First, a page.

I guess I’m a do-it-yourselfer at heart. I suppose that’s why I spend most of my deer hunting adventures on public land without any aid from an outfitter or guide. That interest in handling the work and enjoying the added satisfaction that comes from figuring it out and being successful on my own translates into bear hunting as well.
I have nothing against outfitters and guides at all. In fact, I’ve been on a dozen fully guided bear hunts where food and lodging were provided, I was instructed along the way, and the bears I shot were skinned, quartered and frozen for me. I love it. But it’s just not the same as doing it myself, and it sure doesn’t come with the same price tag.
Recently I have fallen in love with a “middle ground” in this bear hunting game. For the second year in a row, I travelled to Northwest Ontario to hunt with Havik Lake Outfitters. It’s owned by Edward Wilson, and he offers what I have come to refer to as a semi-guided experience. He has bear bait sites that are active with regular visits by bears. When my friends and I show up, we take over and do it on our own. We hang treestands, transport ourselves to and from the baits with a combination of trucks and ATVs, handle all the baiting from the time we arrive, and get our tagged bears out of the woods. It’s less than half the cost of a fully guided hunt and much more satisfying.
I took a small group of six friends on this hunt last year, and we all got our bears by the fourth night. This year that group ballooned to 12, the maximum Eddy allows at any one time due to the number of baits he has available. I have a number of people who want to go along for next year, so we have already booked a full camp for opening week of 2017. We love the experience that much.
On day no. 1 this year, five of the 12 got their bears, so let’s just say the guys who weren’t picky about the size of the bears they shoot filled their tags. On day no. 2, more bears came in and the lights were on the skinning pole until after midnight again. I shot a great bear on the second day.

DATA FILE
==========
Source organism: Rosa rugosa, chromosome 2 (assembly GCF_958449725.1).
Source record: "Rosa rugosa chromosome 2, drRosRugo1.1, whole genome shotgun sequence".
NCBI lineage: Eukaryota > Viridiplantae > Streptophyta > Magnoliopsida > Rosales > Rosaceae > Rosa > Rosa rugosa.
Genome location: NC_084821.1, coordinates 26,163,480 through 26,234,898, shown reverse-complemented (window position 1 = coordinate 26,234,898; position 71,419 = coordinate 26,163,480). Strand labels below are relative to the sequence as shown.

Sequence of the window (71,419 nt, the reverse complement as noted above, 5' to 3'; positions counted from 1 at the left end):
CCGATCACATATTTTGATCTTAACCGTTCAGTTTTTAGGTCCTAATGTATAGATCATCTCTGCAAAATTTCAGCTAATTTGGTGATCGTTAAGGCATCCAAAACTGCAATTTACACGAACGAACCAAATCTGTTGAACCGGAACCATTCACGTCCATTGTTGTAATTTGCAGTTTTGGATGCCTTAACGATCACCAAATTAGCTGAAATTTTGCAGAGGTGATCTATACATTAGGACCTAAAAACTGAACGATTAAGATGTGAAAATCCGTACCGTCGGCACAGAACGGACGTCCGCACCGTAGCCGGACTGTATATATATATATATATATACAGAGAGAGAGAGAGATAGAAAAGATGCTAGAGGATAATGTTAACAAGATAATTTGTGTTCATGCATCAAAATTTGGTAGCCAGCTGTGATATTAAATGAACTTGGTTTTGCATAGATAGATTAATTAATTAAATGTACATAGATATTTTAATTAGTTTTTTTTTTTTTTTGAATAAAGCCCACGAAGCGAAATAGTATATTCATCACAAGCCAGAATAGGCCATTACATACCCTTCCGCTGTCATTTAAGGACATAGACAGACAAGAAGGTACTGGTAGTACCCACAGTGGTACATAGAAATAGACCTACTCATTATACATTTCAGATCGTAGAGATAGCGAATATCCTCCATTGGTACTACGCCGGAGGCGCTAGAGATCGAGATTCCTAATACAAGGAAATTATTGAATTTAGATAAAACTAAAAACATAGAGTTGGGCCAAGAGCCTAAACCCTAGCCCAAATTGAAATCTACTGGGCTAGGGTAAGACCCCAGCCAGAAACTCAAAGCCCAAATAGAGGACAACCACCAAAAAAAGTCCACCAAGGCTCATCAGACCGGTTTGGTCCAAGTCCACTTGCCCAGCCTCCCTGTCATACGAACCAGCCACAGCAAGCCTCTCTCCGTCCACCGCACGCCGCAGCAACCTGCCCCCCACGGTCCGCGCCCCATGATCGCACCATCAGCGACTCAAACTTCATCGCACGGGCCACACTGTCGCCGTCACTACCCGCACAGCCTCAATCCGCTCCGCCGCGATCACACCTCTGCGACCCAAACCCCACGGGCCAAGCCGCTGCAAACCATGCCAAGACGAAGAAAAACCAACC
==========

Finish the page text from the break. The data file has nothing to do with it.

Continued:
By day no. 5, only two hunters remained, Gordy and Dave. There was some good-natured ribbing going on, especially since Dave had to leave the following morning, bear or no bear. He arrowed a really nice bear only 10 minutes before the end of legal shooting light that evening and went home with a bear. Gordy filled out with the second biggest bear of the trip on day no. 7.
Eddy owns the Havik Lake Campground, which is rustic – without electricity and with pit toilets – and he charges us only $15 a night to camp there, so the overall cost of the hunt and camping is a real bargain. Fishing is available right there on Havik Lake, or at any of the dozens of nearby lakes that are accessible by ATV or 4-wheel drive.
While the camaraderie is fantastic, the hard work does pile up. This kind of a hunt will help you better appreciate the work that goes into a daily routine of a guide. We spend our days checking scouting cameras, baiting, and moving ATVs from one place to another. That’s followed by 5-7 hours on stand and then late nights skinning and quartering the bears that are shot that evening.
Of course, a guy has to eat, and eat we do. Mostly we are responsible for our breakfasts and lunches, but often some of the guys throw in and make a meal together. Usually one of the group agrees to feed everyone for the evening meal. We create some great meals that are easy to heat up because we tend to eat in shifts. Things such as chili, stews, goulash and so forth work well because hunters return from their hunts at differing times and these meals are easy to reheat.
Some of the baits are near camp, so hunters start showing up right after dark, but others straggle in over the next couple hours because some of the baits are some distance away by ATV, and some hunters are getting bears field-dressed and out of the woods. Brandi set a record this year, shooting a bear 11 minutes after climbing in the stand, but other hunters have not showed up in camp until 2 hours after dark, prompting talk of sending out a search party.
We have a system that works well for us, and Eddy seems happy with our way of doing it. Of course, it looks good for him as well, since we have gone 100 percent on getting everyone a bear the last 2 years.
If the thought of paying $2,500 or more for a fully guided bear hunt with all the amenities isn’t for you, consider the option of semi-guided black bear adventure for a fraction of the cost. Most outfitters that offer this service do so for $500-$1,000. It’s a lot more work, but certainly a lot more rewarding.
Check out the video of this year’s semi-guided Ontario black bear hunt below: